Great Neck Breast Cancer Coalition
Great Neck Breast Cancer Coalition

In the News!

Twenty-nine students from Great Neck High Schools Attend

By Laura Weinberg,
President, Great Neck Breast Cancer Coalition

National breast cancer researchers, breast cancer advocates and 32 students with chaperones from three Great Neck and three Huntington High Schools convened on November 18th for the inaugural conference of the Breast Cancer and Environment Research Program (BCERP) at the Roosevelt Hotel in New York City.  The Great Neck Breast Cancer Coalition organized the large student turnout and provided transportation funding for Great Neck North and South High Schools and the North Shore Hebrew Academy High School.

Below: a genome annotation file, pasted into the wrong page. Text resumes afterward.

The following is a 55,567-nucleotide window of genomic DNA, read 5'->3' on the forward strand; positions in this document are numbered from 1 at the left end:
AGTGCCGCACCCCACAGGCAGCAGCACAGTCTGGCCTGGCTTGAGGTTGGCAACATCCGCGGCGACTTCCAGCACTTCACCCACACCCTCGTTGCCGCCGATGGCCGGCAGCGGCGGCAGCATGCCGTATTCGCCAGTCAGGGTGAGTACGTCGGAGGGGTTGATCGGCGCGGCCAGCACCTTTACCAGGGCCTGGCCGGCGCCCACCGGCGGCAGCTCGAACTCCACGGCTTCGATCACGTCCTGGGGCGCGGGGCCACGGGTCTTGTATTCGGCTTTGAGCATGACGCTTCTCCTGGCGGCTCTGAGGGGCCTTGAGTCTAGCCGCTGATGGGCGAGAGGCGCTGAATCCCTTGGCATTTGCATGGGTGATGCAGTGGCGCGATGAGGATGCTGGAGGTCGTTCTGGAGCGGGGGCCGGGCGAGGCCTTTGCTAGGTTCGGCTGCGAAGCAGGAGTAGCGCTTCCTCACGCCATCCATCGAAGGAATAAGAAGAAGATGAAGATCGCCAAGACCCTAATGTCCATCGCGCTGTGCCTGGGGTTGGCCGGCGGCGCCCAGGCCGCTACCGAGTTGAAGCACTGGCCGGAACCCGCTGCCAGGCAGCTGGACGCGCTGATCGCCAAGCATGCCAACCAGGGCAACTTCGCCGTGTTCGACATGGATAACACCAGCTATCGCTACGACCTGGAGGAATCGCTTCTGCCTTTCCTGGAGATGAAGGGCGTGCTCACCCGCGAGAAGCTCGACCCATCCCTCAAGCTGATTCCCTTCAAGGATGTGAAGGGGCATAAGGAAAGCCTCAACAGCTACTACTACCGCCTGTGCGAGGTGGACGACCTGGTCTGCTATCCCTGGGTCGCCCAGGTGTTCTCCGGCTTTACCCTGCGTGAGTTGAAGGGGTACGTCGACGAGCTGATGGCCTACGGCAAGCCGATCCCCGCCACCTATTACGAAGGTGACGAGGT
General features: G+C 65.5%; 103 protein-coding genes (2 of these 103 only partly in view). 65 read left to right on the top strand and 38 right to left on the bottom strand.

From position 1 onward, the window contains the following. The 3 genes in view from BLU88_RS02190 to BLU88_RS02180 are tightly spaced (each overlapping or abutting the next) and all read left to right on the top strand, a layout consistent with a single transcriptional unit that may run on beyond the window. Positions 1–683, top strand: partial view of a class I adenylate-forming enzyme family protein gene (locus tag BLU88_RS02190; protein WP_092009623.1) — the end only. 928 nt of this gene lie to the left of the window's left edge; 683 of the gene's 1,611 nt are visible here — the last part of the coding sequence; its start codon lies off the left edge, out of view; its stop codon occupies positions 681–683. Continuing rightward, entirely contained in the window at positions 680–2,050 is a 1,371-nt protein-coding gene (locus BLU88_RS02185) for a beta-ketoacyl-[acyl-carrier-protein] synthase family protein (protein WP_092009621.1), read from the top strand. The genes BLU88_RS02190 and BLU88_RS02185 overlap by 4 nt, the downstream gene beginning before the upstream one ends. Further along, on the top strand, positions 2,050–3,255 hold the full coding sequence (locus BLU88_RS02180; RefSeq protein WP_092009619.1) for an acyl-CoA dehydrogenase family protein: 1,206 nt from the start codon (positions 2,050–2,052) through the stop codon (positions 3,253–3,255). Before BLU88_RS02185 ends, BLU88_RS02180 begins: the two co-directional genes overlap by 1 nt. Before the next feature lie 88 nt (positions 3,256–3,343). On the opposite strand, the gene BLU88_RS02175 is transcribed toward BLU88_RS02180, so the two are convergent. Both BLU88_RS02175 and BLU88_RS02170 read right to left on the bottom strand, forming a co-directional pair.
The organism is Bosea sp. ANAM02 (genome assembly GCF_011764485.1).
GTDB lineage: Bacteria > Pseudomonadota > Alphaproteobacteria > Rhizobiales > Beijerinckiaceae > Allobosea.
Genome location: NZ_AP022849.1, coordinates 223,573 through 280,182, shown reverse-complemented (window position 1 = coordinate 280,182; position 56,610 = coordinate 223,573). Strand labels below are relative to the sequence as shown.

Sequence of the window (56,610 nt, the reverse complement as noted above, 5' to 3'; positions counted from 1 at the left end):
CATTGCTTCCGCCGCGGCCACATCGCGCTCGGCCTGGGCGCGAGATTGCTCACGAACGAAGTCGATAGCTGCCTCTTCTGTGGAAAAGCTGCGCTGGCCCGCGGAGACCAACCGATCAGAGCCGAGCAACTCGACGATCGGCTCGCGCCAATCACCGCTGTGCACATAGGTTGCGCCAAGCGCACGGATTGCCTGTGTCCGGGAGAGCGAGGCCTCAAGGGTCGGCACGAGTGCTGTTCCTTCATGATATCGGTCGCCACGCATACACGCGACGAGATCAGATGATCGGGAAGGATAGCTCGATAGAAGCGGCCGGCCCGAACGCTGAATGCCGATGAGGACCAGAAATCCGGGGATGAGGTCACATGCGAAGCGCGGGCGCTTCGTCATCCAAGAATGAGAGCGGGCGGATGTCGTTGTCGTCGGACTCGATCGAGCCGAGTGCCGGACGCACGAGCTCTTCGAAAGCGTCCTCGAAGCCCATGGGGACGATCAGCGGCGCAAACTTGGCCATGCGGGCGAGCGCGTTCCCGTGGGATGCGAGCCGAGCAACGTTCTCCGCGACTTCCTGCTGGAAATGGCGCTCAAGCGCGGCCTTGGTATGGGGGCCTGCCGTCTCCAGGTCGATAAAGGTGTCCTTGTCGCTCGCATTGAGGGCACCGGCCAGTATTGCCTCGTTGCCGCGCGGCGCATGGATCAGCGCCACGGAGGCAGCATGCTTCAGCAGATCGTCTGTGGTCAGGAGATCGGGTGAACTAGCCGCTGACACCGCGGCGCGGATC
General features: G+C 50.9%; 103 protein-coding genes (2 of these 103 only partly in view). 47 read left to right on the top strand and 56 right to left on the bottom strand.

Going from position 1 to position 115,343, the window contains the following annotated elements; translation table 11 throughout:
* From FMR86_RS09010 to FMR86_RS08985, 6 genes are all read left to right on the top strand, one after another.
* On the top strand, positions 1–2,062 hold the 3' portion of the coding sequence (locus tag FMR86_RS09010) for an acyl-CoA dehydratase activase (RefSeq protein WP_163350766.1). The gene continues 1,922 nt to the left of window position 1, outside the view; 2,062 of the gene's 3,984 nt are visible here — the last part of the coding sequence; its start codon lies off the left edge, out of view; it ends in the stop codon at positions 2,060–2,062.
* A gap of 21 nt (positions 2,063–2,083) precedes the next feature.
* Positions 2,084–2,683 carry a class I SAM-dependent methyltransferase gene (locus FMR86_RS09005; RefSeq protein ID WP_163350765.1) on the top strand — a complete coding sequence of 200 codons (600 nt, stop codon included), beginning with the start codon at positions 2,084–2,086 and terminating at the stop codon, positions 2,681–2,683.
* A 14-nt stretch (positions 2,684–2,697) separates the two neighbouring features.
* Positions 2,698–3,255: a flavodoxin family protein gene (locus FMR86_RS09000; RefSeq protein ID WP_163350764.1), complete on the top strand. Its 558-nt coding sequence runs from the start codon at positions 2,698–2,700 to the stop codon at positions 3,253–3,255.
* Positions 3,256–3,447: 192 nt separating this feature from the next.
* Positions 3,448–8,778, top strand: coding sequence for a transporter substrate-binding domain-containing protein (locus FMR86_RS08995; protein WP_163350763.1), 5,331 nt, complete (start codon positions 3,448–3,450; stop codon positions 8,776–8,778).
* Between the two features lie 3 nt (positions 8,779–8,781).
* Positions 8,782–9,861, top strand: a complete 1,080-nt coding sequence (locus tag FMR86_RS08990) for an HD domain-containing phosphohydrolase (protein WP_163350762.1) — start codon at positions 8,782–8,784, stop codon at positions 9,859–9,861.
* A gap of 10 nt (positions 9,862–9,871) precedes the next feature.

Students attended the question and answer period and several participated. Ali Paul, a freshman of North Shore Hebrew Academy of Great Neck, said "To be only a high school student and attend a conference concerning a matter that affects so many is life altering."

The conference was planned and organized by Laura Weinberg (GNBCC), Karen Miller of the Huntington Breast Cancer Action Coalition (HBCAC), and Kaya Balke of the University of California, San Francisco. The theme of the one-day conference was: “Precautionary Principle to Public Policy: Building Blocks”. Since science is rarely 100% certain, the Precautionary Principle addresses that you act in the presence of concerning, sound scientific weight of evidence, as recently exemplified by legislative action taken to ban the chemical plasticizer Bisphenol A (BPA) in children’s products. Researchers, policy makers and advocates who presented spoke of the Precautionary Principle and emphasized that mounting scientific evidence is enough fodder for lifestyle and public policy changes.